What Is The Best Way To Look At Stress?
Now when Daniel learned that the decree had been published, he went home to his upstairs room where the windows opened toward Jerusalem. Three times a day he got down on his knees and prayed, giving thanks to his God, just as he had done before. Daniel 6:10
If you have ever been tempted to think that Christians should not face stress, ponder the stress that some of the heroes of the Bible faced. Consider Daniel in the lion’s den. If God doesn’t bring deliverance, he’s on the menu for breakfast the next morning–which would have been “terminal stress.” Think of Esther, the young woman who risked her life going before King Xerxes. “If I perish, I perish!” she cried. Yes, she knew what stress is. Then there is Joseph, falsely convicted of sexual assault, unjustly thrown in prison and seemingly forgotten by God because of his moral uprightness. Don’t think that Joseph was a stranger to stress.
If they had given gold medals for stress, the Apostle Paul would surely have deserved one. His entire life was a study of stress. Consider just a few of the stressful events of the second missionary journey. He had an argument with his best friend, Barnabas. That’s stressful! He wanted to go into Bithynia or Russia as we know it today, and the door was closed. That’s stressful! Finally coming to Philippi, he was not well received but beaten and thrown into prison. The stress meter must have really jumped when all of that happened. Yet Paul wrote, “We are hard pressed on every side, but not crushed; perplexed, but not in despair; persecuted, but not abandoned; struck down, but not destroyed” (2 Corinthians 4:8-9).
Frankly, there are times when you face certain stress because you are doing the right thing: the wife whose husband is a rascal, the youth who is rejected by his parents because of his faith, the individual who is persecuted because he or she doesn’t go along with the crowd.
To suggest that believers should be immune from the consequences of stress is about as unrealistic as saying that Christians should never have colds or the flu, but (and I want you to get this), the way a Christian views stressful events and circumstances, and how he relates to them, has a great deal to do with how he copes with them.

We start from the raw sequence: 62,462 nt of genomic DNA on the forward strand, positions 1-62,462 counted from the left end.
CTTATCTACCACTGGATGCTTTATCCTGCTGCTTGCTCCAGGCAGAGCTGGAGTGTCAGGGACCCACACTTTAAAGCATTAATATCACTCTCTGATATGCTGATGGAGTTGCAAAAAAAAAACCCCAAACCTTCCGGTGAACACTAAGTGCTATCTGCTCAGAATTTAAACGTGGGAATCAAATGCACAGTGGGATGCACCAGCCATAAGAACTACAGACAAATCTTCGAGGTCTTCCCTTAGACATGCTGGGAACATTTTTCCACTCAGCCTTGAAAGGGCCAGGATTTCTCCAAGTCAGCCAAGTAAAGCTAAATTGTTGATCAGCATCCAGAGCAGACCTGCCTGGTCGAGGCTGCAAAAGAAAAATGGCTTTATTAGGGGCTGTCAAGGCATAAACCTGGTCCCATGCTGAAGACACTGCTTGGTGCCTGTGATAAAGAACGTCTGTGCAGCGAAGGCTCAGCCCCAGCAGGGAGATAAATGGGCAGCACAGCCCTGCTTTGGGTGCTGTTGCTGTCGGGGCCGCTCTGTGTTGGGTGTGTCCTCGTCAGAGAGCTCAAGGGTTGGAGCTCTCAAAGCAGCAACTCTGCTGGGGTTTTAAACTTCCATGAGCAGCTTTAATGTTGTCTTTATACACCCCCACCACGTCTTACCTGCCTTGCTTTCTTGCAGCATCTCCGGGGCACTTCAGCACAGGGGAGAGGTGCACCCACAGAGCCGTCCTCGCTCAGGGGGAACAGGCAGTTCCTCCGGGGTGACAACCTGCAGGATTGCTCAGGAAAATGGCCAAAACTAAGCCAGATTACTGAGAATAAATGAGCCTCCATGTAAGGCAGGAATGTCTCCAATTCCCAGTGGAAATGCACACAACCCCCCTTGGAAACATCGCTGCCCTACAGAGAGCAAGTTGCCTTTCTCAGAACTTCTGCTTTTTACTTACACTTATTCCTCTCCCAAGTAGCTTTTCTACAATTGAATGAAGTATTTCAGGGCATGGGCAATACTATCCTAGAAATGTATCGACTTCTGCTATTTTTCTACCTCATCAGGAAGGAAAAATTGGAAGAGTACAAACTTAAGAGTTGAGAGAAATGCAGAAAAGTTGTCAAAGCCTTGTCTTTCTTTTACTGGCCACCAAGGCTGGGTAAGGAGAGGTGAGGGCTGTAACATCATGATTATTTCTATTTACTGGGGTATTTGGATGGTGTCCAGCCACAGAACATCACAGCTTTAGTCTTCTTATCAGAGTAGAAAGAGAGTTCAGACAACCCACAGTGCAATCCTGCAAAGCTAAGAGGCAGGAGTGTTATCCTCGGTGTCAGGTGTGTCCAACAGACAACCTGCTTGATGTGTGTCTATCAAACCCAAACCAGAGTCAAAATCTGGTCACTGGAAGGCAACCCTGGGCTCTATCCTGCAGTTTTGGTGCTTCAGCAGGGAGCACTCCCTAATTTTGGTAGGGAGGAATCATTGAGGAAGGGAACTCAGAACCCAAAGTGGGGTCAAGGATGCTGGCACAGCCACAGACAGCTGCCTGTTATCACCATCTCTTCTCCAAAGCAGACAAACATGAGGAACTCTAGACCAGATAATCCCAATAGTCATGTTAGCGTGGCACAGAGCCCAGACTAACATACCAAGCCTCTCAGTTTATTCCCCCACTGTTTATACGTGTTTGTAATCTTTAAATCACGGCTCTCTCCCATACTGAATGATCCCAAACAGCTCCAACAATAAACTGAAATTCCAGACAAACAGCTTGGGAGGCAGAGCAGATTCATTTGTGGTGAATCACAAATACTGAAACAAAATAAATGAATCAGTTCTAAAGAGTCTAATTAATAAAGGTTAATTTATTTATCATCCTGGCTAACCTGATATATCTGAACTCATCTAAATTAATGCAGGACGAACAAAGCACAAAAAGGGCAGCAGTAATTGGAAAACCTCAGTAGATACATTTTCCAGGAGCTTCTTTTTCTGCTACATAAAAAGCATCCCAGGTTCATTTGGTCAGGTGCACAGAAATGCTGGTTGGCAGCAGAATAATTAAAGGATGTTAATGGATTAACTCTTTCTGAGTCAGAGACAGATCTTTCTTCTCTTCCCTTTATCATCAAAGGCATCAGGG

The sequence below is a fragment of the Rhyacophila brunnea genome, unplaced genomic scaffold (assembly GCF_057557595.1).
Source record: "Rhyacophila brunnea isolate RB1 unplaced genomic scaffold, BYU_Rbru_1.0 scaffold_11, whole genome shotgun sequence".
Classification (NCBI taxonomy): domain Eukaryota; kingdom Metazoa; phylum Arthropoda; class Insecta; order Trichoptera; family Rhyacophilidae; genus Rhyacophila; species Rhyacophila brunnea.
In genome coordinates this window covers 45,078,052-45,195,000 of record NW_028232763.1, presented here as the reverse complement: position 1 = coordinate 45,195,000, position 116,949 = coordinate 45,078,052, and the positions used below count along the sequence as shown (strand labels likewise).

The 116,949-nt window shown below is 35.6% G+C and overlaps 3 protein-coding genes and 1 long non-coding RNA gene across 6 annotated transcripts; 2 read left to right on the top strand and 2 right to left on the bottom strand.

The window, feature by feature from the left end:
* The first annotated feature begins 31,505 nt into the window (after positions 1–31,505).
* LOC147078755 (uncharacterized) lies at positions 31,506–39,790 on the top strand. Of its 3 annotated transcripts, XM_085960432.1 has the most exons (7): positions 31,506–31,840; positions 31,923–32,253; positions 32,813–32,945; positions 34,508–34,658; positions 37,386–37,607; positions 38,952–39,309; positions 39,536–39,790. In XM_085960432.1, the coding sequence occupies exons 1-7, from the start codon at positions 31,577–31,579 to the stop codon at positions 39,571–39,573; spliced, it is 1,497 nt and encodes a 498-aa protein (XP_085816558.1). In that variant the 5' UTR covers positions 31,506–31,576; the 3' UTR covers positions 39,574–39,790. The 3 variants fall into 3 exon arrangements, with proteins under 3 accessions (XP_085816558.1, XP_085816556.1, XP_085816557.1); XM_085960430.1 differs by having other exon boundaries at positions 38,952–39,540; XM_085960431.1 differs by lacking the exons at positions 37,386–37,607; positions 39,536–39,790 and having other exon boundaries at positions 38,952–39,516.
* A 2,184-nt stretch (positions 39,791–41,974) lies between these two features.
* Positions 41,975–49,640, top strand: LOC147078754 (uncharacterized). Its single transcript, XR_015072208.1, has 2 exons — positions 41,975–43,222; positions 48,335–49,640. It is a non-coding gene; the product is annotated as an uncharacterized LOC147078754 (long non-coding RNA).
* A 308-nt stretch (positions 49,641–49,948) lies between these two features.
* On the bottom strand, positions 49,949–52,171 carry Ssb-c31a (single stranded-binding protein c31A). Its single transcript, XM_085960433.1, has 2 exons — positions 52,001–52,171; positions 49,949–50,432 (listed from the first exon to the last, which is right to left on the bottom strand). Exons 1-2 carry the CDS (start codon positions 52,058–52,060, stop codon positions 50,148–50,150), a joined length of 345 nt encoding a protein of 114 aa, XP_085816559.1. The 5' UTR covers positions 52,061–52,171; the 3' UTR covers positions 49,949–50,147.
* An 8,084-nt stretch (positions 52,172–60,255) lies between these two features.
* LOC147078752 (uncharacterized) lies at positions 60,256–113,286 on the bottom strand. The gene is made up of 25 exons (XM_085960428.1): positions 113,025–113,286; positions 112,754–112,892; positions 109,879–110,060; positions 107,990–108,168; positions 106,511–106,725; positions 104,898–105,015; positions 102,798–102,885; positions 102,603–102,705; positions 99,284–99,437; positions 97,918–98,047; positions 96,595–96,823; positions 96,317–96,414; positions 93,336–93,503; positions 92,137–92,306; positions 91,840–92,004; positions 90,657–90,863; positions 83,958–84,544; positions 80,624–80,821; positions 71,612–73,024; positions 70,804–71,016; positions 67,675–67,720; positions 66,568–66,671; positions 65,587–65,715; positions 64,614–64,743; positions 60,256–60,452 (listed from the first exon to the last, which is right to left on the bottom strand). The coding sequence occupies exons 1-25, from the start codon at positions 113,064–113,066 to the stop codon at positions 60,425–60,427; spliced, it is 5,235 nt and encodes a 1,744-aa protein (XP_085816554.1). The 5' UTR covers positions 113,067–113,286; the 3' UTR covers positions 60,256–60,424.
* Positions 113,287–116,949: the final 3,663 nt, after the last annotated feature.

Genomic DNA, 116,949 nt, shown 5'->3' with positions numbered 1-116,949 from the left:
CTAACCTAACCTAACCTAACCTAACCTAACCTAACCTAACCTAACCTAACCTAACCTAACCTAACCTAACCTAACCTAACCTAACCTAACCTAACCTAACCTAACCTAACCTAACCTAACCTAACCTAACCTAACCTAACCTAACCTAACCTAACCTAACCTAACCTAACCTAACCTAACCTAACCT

At some point the believer has to ask, “Where is God in relationship to the events which are causing me so much stress? Has He forsaken and forgotten me? Or is He still in charge of the events which are really stressing me out?” At some point when you face stress you have to ask, “Do I believe what Paul wrote in Ephesians 1:11, which says that God “works out everything in conformity with the purpose of his will”? Do I believe Romans 8:28 is true–that God works all things for good because I love Him and I am called according to His purpose?
If you answer, “Yes!” to those questions you begin to see the stressful events as tools in the hands of a loving God as He, fully in control, takes them and begins to use them in shaping your life, perhaps knocking off some of the rough edges, bringing you into conformity with the will and purpose of God.
You are no longer a victim of circumstances, a target of individuals who dislike you or even hate you. You are God’s child, and you then begin to seek solutions from a totally different perspective than that of the person who is not a Christian.
For the child of God, nothing takes Him by surprise. He knew about those situations which cause you stress long before He ever created you. When tomorrow comes, God will be there and He will welcome you with arms outstretched.
May I say it again? The way you as a Christian view stressful events, and how you relate to them, has a great deal to do with how you cope with them. Either you are a victim of circumstances or a child of the King. One or the other, but not both.
Resource reading: John 16:25-33